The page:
Here are some stem cell stories that caught our eye this past week. Some are groundbreaking science, others are of personal interest to us, and still others are just fun.
Young source of kidney stem cells. Some of our organs, like our liver and gut have massive armies of stem cells that can replace and repair tissue. Other organs like our kidney have relatively few adult stem cells and are not very good at self repair. Now, a Belgian team has found a new source for plentiful kidney stem cells for research and possibly therapy, the urine of premature infants.
Because our kidneys don’t fully develop until about 34 weeks into pregnancy, premature infants retain bountiful kidney stem cells and shed them in their urine where they can be painlessly collected. The lead author on the study published in the Journal of the American Society of Nephrology, Fanny Oliveira Arcolino from the Katholieke Universiteit Leuven described the potential of these cells in a university press release posted by Medical News Today:
“Preterm neonatal progenitor cells might represent a powerful tool to be used in cell therapy and regeneration of damaged kidneys.”
She also noted that the first patients to benefit may be the pre-term infants themselves. They often have renal insufficiency and there may be a way to use these cells to boost their kidney function.
Fatty diets, over active stem cells, and cancer. While the kidney may have too few adult stem cells, sometimes it appears the gut can have too many and result in some beginning to form tumors. The long-seen link between high fat diets and certain cancers may turn out to be the result of that diet ratcheting up the production of gut stem cells.
“Our study for the first time showed the precise mechanisms of how a high-fat diet regulates intestinal stem-cell function and how this regulation contributes to tumor formation,” said Semir Beyaz the lead author from Harvard Medical School in a version of the widely printed story written by MSN.
In mice fed an extremely high fat diet, the researchers saw significant increases in gut stem cells as well as conversion of neighboring cells to ones that behave like stem stem cells, which began to divide and become tumors. There is no readily apparent pathway for scientists to use this knowledge to somehow let you eat a pound of bacon without guilt, but perhaps more impetus for moderation.
Add the breast to list of mini-organs. Over the past year or so researchers have announced a steady parade of miniature “organs” made in the laboratory that mimic the function of everything from the gut to the brain. A team at the Whitehead Institute in Cambridge, Massachusetts has added one that has been difficult to replicate, breast tissue.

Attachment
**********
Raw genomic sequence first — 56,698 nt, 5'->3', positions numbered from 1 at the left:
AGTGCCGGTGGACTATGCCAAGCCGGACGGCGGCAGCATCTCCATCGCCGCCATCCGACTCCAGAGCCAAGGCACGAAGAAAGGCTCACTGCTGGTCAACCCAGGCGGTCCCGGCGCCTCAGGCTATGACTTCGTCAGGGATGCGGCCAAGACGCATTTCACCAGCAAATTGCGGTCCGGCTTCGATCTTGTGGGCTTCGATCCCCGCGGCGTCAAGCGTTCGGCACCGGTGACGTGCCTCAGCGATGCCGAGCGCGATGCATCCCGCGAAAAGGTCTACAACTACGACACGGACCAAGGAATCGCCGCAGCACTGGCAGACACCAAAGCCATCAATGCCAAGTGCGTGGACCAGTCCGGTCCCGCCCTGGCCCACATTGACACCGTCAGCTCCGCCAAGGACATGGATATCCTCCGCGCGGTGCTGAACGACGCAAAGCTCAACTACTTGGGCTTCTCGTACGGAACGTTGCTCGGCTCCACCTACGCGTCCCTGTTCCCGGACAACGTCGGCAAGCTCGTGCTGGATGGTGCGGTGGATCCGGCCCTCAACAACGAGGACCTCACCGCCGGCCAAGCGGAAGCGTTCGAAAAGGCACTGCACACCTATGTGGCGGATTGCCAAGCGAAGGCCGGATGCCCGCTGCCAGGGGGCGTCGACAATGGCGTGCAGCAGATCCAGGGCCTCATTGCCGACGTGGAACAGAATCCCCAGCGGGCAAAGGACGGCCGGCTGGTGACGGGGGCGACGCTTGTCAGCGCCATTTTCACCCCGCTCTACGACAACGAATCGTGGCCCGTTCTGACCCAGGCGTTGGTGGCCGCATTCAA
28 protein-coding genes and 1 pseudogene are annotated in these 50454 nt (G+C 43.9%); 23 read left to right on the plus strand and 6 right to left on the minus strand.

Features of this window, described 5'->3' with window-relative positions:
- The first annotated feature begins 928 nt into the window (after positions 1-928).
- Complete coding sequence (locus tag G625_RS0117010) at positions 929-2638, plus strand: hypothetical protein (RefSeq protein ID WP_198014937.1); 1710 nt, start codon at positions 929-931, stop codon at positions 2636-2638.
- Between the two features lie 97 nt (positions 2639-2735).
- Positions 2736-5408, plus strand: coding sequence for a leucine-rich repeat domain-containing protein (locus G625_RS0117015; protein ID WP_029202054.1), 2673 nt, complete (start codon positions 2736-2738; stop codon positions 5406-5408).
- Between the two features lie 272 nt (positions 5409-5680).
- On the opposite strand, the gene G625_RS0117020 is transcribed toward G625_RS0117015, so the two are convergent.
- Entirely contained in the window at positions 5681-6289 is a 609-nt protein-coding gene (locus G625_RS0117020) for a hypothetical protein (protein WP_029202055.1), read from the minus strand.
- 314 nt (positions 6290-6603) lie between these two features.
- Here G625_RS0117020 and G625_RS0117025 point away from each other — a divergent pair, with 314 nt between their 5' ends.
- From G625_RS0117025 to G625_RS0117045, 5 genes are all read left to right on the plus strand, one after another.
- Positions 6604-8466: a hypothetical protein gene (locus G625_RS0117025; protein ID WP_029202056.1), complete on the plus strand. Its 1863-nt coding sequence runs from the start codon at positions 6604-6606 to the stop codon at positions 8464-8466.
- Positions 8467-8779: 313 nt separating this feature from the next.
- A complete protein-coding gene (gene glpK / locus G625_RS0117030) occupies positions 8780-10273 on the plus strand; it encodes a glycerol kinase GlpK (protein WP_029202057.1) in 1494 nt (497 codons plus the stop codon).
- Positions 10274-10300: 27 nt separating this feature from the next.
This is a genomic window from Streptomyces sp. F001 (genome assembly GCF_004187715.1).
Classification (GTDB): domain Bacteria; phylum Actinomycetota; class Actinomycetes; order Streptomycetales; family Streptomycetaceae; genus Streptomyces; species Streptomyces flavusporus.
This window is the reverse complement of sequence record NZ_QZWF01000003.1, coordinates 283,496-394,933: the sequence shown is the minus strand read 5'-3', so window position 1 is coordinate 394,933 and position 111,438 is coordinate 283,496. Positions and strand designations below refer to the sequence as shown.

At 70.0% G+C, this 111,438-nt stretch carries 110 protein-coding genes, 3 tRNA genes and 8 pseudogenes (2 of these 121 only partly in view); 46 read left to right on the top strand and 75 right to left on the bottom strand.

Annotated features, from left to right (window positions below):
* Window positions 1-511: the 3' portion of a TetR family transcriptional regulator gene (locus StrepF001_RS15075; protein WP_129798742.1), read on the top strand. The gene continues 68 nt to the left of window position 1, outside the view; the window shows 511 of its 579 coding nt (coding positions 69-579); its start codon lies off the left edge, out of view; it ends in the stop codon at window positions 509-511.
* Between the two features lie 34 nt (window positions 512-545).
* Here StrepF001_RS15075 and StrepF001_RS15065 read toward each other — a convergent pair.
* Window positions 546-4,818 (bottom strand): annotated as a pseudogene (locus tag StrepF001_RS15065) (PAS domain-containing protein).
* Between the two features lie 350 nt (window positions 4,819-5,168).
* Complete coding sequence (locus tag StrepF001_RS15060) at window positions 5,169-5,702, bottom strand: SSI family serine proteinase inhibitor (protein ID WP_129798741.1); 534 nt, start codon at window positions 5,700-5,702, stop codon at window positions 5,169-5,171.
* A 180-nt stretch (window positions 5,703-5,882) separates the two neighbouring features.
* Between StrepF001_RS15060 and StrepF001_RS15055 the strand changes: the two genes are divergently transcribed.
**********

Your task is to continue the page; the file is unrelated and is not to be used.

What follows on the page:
With animal models of breast cancer routinely producing results that don’t pair well with what happens in humans, there has been a real need for functional three-dimensional breast tissue that can be used to study how different parts of the breast interact and react to potential therapies. Until now it has been difficult to keep breast tissue alive in the lab.
“I wouldn’t have thought it possible that these tissues could grow with such complexity and to such a size,” Piyush Gupta, a member of the team said in a press release used for a story by UPI. “It’s really quite remarkable.”
The researchers’ success came from a strategy similar to ones used by the creators of other mini-organs. They created an environment that more closely matched what the cells would find themselves in when in a person. They used a gel to give them a 3D structure and added some proteins and carbohydrates that would normally surround the cells. The stem cells seeded on to this structure produced all the various types of cells found in the breast, self-organized into ducts and those ducts produced material that is a precursor to milk—a very valuable tool for research.
A link to healthy cartilage. One federally approved therapy, several sanctioned clinical trials, and many unsanctioned clinics are striving to repair damaged joints by using stem cells to produce cartilage. Most of the unsanctioned clinics provide little or no data, and even when patients say the therapy seemed to help they often report that their “benefit” wears off after some months. The data from the sanctioned work has generally shown modest improvement at best.
This lack of dramatic results that many of us with aching knees would like to see comes in large part from our incomplete understanding of how stem cells and their intermediate cells produce healthy articular cartilage, the hard type you want in your knees not the soft kind found in your ear lobes. A team at Japan’s Okayama University and the National Institutes of Health in the US has identified a protein that seems to be a key trigger to get stem cells to form the chondrocytes needed to create articular cartilage. This protein, CCN4 could eventually become a sort of booster added to stem cell therapies for aching joints.
The researchers published their work in the journal Bone and HealthCanal posted a press release from the Japanese university.